Backstory: How to capture a Rocket

Credit: Reuters Studio
Published on May 2, 2019 - Duration: 00:06s

Backstory: How to capture a Rocket

How to capture a rocket: Falcon Heavy liftoff in April 2019 compiled from a series of still images captured by a remote camera.

Rough cut - no reporter narration.

Backstory: How to capture a Rocket

ROUGH CUT - NO REPORTER NARRATION "It's a challenge to describe that noise," says Reuters senior photographer Mike Blake, after witnessing his first rocket launch.

"It's a sound of rippling energy.

Reverberating, cracking.

It's something that stays with you." Blake worked with Joe Skipper, a veteran of more than 200 launches, to produce Reuters visual coverage of SpaceX out of Kennedy Space Center in Florida in March.

Apart from the visual thrill of a launch, readers want to know as much as possible about Elon Musk's SpaceX, which resupplies the International Space Station and ultimately aims to put people on other planets.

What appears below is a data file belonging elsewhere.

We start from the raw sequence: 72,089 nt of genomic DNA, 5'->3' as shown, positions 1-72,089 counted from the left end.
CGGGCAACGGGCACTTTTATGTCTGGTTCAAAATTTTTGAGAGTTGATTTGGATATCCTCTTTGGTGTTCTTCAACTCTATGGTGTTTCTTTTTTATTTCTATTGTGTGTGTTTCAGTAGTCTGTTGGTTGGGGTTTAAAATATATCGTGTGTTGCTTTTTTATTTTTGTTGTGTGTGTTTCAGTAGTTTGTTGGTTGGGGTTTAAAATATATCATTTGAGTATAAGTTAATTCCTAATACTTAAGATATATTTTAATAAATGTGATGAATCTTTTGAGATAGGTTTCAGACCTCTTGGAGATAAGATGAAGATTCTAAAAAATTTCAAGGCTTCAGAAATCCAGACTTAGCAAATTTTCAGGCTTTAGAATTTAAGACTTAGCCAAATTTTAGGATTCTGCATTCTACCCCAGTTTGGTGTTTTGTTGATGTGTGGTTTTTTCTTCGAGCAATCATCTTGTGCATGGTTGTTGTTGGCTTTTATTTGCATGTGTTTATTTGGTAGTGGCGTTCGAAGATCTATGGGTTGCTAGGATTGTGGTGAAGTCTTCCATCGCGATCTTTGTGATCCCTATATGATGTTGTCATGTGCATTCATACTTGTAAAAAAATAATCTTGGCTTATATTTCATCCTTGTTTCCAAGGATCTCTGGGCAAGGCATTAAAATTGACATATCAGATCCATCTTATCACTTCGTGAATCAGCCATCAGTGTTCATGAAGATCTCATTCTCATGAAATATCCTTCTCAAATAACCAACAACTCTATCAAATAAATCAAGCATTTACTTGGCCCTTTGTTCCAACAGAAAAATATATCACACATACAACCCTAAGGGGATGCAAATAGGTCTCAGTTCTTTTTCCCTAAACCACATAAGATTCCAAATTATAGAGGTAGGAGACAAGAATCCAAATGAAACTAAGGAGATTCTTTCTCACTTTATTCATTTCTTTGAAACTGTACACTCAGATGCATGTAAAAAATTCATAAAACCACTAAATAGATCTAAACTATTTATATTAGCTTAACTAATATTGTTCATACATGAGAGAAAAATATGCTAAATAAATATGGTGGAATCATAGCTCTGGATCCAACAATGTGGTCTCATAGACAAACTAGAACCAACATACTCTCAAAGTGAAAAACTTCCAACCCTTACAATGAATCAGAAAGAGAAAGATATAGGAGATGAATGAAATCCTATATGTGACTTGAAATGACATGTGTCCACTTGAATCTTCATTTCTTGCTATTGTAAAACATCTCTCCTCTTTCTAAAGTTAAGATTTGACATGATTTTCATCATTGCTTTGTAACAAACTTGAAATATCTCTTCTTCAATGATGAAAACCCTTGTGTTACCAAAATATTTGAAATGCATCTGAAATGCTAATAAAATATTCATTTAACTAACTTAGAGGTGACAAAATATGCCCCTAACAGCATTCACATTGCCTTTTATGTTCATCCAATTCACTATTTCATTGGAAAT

Providing images is key to capturing the drama of a launch and whether it is successful, with hundreds of millions of dollars at stake.

The next launch of the SpaceX Falcon 9 is scheduled for Friday, May 3.

The day before a launch slated for coverage, Skipper will assemble three or more freelance and staff photographers to set up 10 automatic cameras and associated gear on the perimeter of the launchpad.

NASA, which has run the Kennedy Space Center from Apollo missions in the late 1960s through the Space Shuttle era, takes photographers to a few select spots nearby where they can set up remote cameras with a view of the rocket, which is as tall as a 23-story building.

You are here

You might like